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Food Policy Guidance for Early Years Settings

What is a food policy?

A food policy is a written document and a public statement, enabling you, your staff, children and their parents/carers to understand your commitment to the provision of healthy foods and drinks and learning about food.  It’s important to remember a food policy is not just simply there to outline your protocol to food hygiene/safety, other aspects should be considered, which this week’s blog will highlight.

Why have a food policy in your setting?

A well-structured food policy that has been developed in consultation with all staff, parents, careers and children is an effective way of ensuring that your settings children and their parents/careers receive consistent messages about healthy eating. Such consistent health messaging supports children in developing healthy eating habits from an early age which research shows positively influences a range of health and development outcomes for children later in life.

Creating a well devised food policy is something we consider within our 5 criteria points within our Health Award which supports your setting to achieve standards of nutrition excellence.  If you are working towards the award or considering signing up, here are our top tips to support you in completing some of Criteria 2- Food Policy development and adopting a baby friendly approach.

 Our top tips around creating a best practice food policy are:

  • Consider an enthusiastic member of staff with an interest for health/wellbeing and the skills and experience to write, successfully plan and engage all staff, parents and children with the  food policy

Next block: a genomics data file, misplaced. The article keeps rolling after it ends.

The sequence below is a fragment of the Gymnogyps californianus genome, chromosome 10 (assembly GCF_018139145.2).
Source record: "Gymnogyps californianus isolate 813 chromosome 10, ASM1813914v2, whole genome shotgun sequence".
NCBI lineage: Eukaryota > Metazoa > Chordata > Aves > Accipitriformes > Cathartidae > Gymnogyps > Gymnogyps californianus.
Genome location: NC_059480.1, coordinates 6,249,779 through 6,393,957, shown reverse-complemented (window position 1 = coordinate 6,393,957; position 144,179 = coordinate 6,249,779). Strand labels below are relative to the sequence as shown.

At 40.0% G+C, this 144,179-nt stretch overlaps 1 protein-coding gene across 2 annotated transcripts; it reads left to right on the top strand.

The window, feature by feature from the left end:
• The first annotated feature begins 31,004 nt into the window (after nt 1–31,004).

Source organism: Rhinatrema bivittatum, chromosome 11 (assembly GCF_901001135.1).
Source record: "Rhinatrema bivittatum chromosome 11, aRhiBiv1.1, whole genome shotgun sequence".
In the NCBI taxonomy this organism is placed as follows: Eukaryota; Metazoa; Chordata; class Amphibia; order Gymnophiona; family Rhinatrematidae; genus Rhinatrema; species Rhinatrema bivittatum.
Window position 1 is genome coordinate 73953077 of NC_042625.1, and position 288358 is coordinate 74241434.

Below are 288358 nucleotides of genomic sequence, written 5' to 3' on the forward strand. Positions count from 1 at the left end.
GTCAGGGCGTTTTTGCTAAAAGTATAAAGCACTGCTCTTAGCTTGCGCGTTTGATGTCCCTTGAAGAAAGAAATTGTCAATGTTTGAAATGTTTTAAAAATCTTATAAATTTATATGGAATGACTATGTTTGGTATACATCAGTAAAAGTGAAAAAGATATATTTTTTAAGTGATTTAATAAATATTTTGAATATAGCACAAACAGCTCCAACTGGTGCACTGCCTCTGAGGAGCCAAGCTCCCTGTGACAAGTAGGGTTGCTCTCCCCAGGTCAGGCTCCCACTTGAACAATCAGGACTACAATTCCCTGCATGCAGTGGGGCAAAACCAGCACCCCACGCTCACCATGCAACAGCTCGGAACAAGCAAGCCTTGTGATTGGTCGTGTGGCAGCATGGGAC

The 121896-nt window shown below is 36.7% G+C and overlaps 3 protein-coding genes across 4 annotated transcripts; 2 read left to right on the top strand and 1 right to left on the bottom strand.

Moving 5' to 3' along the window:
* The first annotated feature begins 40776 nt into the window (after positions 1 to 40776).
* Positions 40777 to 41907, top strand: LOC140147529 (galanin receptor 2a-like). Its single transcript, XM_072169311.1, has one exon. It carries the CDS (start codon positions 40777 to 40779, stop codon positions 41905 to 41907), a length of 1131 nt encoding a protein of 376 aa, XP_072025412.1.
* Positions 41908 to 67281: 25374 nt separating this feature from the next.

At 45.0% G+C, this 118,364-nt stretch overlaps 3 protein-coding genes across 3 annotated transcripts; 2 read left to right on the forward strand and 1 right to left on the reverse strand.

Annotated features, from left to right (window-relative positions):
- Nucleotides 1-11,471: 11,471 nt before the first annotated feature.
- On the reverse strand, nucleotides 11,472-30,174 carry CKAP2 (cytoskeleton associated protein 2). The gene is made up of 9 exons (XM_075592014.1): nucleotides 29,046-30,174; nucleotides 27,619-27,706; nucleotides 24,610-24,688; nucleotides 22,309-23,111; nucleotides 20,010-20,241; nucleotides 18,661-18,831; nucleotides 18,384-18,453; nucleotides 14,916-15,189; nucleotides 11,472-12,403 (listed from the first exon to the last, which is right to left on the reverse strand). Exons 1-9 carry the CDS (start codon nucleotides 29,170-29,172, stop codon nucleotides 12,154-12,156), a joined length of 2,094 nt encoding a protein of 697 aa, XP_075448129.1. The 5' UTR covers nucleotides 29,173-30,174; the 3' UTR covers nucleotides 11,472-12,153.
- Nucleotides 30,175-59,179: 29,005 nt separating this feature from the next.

• Consider the terminology and word count within your food policy, ensuring it is clear, co-ordinated and concise, worded in a way which will encourage both staff and parents or careers to read it but also understand your policy
  • Consider including more than information around your food safety and hygiene, you can also include your approach to the food and drink you provide, you’re eating environment as well as how you allow children to learn through food
  • Create opportunities for staff and parents or careers to feedback when developing your food policy, through staff meetings and by creating feedback boxes for parents
  • Ensure your policy is user friendly and well structured, so staff and parents can clearly see your approach to different aspects of your food provision and learning about food
  • Book on our classroom or online Tier 2 Food Policy training to get a better understanding of what to include in your food policy  as well as resources to support you in  creating a well-structured, user friendly written policy
  • Use the Eat Better, Start Better guidelines as a guide to consider other additional information to include in your policy, such as your approach to promoting UK Physical Activity Guidelines or how you management allergies and intolerances with children in your setting.

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